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Sigur Rós - ( ) CD (album) cover

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Sigur Rós


Post Rock/Math rock

3.98 | 391 ratings

From, the ultimate progressive rock music website

Sean Trane
Special Collaborator
Prog Folk
4 stars Writing a correct review of a post rock album is maybe the trickiest and hardest thing to do on the Archives. This is mostly due to the lack of explanation coming from some bands regarding their music. But clearly one of the most mysterious groups is Iceland's Sigur Ros and their obscure but sometimes-exhilarating ambiances come as adventurous as their compatriot Bjork can manage to be. This gives you an idea on how abstract Sigur Ros can get? How can one review an album when the number of tracks are not listed or even named (at least not on the record but apparently they did give names to them on their website)? How many musicians? That very album having no name but also being a neat object with the booklet being entirely in plastic and it is sung in a strange invented language (not Kobaian). Not that easy but listening to the album is also not easy, either. Not that the music is difficult, but it will require the average listener a good dose of patience (as it is usually the case with post rock groups) because of the very slow evolution of most of the tracks to climax that sometimes do not happen.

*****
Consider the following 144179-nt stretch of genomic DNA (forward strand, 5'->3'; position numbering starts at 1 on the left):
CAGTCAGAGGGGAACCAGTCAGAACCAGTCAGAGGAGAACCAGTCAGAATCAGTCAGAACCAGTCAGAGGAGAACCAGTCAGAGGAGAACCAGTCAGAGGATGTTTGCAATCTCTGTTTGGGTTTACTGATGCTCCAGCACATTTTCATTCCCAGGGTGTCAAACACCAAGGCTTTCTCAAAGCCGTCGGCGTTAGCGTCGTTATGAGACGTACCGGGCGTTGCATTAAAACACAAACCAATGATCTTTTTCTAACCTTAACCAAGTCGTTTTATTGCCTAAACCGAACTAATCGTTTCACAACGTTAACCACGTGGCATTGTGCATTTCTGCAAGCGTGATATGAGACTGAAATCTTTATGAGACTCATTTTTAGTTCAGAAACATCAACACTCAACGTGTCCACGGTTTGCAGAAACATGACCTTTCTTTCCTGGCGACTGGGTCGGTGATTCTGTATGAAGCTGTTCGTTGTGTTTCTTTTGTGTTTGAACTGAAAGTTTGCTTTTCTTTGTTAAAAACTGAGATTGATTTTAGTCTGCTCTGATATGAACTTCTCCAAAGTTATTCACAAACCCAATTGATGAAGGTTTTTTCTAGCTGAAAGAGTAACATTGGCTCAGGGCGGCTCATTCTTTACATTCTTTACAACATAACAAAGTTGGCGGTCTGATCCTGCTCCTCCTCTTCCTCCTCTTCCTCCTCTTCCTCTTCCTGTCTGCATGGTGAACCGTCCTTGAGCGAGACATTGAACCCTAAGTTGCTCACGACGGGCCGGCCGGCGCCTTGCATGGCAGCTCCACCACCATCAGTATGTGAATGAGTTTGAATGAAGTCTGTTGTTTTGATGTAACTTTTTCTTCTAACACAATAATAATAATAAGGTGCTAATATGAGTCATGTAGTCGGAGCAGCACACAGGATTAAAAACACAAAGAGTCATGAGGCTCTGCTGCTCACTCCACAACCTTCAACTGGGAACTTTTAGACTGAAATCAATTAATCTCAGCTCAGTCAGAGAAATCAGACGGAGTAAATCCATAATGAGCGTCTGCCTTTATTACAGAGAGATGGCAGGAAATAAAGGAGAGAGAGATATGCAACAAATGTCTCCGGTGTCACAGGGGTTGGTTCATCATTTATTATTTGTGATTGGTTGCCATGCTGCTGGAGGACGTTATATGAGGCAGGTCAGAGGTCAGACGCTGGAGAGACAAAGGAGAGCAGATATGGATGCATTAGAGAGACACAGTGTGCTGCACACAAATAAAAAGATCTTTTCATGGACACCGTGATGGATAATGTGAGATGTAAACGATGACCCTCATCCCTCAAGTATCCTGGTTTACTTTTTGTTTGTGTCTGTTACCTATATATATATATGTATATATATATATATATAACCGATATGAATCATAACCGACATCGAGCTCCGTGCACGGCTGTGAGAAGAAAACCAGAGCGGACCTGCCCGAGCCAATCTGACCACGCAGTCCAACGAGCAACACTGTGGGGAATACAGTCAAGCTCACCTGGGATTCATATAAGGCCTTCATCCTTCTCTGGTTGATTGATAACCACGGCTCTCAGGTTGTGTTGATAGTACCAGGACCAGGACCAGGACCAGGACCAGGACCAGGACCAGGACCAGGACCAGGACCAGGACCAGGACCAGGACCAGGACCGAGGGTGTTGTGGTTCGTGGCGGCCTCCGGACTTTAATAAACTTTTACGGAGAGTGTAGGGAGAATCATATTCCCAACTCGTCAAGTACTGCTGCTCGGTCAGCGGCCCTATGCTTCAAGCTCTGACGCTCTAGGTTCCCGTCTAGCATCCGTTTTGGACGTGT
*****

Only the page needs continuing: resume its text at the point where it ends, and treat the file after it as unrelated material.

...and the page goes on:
Musically Sigur Ros, although a full-fledged post rock group, they are rather different sounding than the usual GYBE! or EITS. In that regard, as far as originality is concerned, they are rather a pleasant surprise even if their music is not experimental in the way Tortoise or some Tarentel albums can be. There is something really amazing with Nordic groups - even if Iceland is not Scandinavia - one can consider that the groups coming from that country all have that typical Scandinavian melancholic feel that one hears and feels with Anekdoten, Anglagard, Landberk etc. To say that the music is sad and depressing is maybe exaggerating a tad, but it is reflective and allows for much room for personal interpretations from the listener. Another thing that sets Sigur Ros apart from many groups is that they use vintage and analogue KB and instruments but they manage not to sound like retro-prog like many other Nordic groups. The album seems to be divided into two parts with the first definitely more positive-minded than the latter half which is more brooding and even a bit menacing, while remaining calm. The vocals can, at times, be trying on your tolerance level, as the high-pitched yells can get irksome if not in the right mood.

Overall Sigur Ros is one of the more enigmatic groups listed in our beloved ProgArchives, but also one of those really worthy of your interest if you enjoy highly atmospheric music bordering on the lunatic spirit of most Icelandic artists. "Uncanny masterpiece" would've said Mr. Citystart

Sean Trane | 4/5 |


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